Cornejo and Nijinsky: the ballet of resurrections

Buenos Aires, Nov 8 (EFE).- Like a phoenix, it rose from its ashes when coming out of a coma as a baby; now it will metamorphose into an urutaú bird to rescue the “last inspiration” of the “legend” of dance Vaslav Nijinsky: a ballet created in Argentina for him more than a century ago.

Argentinian Herman Cornejo, principal dancer of the American Ballet Theater (ABT) for 20 years, has a bright look when explaining his first production, “Anima animal”, which emerged in a pandemic from research on “Caaporá”, the creation that Ricardo Güiraldes and Alfredo González Garaño did in 1915 for the Russian figure of Polish origin and who could never develop.

“He, after being inspired and wanting to do this work, got sick and left the stage and disappeared. So, for me, being able to bring his latest inspiration to the stage is very special. And, obviously, for me it had to be premiered in Argentina”, Cornejo explains.

The dancer from Villa Mercedes (San Luis, Argentina) receives EFE at the Teatro Colón, in Buenos Aires, in the midst of rehearsals for the play “Romeo and Juliet”, which premiered this Sunday and in which he forms a couple with the American Isabella Boylston -his ABT partner- in two of the five performances scheduled until Saturday 12.


It is little known that Nijinsky toured Argentina and Uruguay in 1917, but even less known is that, on that trip, two Argentine writers ‘given’ him a work and that the dancer himself was “very motivated”, so much so that “he had summoned (Igor) Stravinsky to make the music”, comments Cornejo.

His diagnosis of schizophrenia and withdrawal from the stage since 1919 prevented this project from coming to an end and, for more than 100 years, it remained in oblivion, something that the Argentine dancer describes as “incredible”.

“I’ve talked to many insiders on the subject, especially Nijinsky. One of the greatest is John Neumeier, choreographer and director of the Hamburg Ballet; another person is the deputy director of the ABT, Clinton Luckett, who knows a lot about Nijinsky, they have all their books and nobody knew that Nijinsky was going to do a work here in Argentina. And the most shocking thing is that it was his last inspiration,” he details.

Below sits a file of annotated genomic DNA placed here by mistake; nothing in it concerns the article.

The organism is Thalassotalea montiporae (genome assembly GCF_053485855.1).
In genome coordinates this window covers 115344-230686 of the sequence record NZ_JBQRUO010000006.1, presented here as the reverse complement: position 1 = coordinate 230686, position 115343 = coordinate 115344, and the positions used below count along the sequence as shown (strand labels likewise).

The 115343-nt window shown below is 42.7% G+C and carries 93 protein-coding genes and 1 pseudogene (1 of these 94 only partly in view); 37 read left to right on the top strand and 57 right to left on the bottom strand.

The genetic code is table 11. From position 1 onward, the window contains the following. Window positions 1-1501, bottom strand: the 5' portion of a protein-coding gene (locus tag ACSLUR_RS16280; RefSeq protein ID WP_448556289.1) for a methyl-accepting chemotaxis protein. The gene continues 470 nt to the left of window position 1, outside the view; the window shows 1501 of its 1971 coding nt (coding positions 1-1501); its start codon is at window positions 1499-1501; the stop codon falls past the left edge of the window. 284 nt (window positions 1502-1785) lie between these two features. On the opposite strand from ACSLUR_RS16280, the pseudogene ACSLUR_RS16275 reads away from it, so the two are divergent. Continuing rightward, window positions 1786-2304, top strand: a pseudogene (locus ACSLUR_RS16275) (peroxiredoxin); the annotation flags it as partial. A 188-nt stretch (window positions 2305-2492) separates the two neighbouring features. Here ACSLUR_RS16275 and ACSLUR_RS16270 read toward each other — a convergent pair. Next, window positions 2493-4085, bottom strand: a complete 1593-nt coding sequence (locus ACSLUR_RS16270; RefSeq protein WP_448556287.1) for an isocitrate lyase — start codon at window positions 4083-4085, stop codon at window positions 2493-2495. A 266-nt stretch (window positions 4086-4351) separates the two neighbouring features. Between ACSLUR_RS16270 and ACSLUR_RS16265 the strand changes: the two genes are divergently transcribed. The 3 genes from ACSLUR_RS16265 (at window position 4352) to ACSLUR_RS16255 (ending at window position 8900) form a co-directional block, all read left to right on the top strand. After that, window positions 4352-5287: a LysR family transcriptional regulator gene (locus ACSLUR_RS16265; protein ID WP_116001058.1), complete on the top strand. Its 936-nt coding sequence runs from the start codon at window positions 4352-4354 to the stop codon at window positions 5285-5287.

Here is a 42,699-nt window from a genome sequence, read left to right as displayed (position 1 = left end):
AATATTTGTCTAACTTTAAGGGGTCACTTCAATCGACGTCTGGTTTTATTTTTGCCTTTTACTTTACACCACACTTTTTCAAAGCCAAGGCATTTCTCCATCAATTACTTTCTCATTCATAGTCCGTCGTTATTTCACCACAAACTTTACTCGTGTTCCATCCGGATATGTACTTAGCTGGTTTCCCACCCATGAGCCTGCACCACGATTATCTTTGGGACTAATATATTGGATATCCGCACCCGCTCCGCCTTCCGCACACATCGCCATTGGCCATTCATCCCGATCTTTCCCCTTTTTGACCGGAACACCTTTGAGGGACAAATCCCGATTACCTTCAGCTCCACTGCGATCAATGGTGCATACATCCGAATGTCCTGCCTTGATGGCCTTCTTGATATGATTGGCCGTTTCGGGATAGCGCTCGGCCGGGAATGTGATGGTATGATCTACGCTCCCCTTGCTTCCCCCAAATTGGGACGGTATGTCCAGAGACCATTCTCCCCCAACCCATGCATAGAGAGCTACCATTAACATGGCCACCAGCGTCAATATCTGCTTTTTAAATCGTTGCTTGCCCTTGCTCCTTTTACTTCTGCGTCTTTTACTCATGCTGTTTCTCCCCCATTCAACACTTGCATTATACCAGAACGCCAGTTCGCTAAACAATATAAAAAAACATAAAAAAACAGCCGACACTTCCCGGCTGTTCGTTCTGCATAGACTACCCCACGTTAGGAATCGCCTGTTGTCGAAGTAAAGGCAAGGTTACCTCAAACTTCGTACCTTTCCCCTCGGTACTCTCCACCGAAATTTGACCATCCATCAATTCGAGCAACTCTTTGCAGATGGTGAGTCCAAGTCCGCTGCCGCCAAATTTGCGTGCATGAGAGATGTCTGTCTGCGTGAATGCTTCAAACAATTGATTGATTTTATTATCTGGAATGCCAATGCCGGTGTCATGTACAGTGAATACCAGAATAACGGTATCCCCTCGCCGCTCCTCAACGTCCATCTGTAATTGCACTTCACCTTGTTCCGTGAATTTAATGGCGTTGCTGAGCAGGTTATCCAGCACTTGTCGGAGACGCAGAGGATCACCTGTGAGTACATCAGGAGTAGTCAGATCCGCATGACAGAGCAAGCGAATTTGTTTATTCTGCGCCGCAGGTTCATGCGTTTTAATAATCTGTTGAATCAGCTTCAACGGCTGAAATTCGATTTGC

The Guarani legend, charged with “spirituality” and “connection with the earth, the universe and the stars”, is based on an unfortunate romantic story and has as its protagonist the urutaú bird, which can hardly be seen and whose trill is similar to a cry.

The culmination of “Anima animal” is the transformation of Cornejo into an urutaú, which, he admits, “is a bit of a tribute to Nijinsky”, since, as he himself wrote, “he felt that he was transforming into light” with the dance.

“When a star dies and falls to earth, a human being is born to purify his soul. His path on earth is to purify his soul to become light again. And, at this moment, it is where we invoke Nijinsky in the legend within of the legend to finish the work”, he details.

With choreography by Anabella Tuliano, dance by Grupo Cadabra, led by Cornejo, and music by classical composer Noelia Escalzo and DJ Uji, the world premiere will be on December 2 at the Teatro del Bicentenario in San Juan (west of the country). .

“Oh, it fills me with emotion to think that I searched the world and what attracted me were characters from here, from Argentina,” says Cornejo, who has lived in New York for more than 25 years, but considers that “the roots are Argentine.”


He started dancing when he was 8 years old and at 14 he joined Julio Bocca’s Argentine Ballet, who at 16 saw in him a kind of successor: at that age, Cornejo was the youngest winner of the Moscow Competition, one of the most prestigious of the world, which Bocca himself had won twelve years earlier (1985).

“Julio is a great world champion and for me he is a key person in my development as a professional dancer. He was the one who gave me that hand and took me out of the studio to go on stage,” says Cornejo, who acknowledges that he was able to fulfill his “dream ” to achieve ABT with the “discipline” of Bocca: “Talent is necessary but day-to-day work is fundamental”.

Due to his height and jumping ability, he has been compared to (Mikhail) Barýshnikov, which he describes as “very nice”, although he thinks that “it is very difficult to compare artists, like comparing painters”.

However, he assumes that mirror with “a little responsibility”, because “what one does is going to have consequences on and off the stage”, although he smiles at being considered a “reference”. “For me it’s Julio and to think that I belong to other dancers is very crazy,” he says.

Born without the left pectoral and, after overcoming the coma caused by an infection as a baby “when they were going to unplug the machine”, he considers that these obstacles made him “stronger”.

Therefore, a phoenix covers the skin of his left forearm and explains that he himself rose from the ashes. Now, he metamorphoses into urutaú for love of Nijinsky.


Concepcion M. Moreno

(c) EFE Agency

Cornejo and Nijinsky: the ballet of resurrections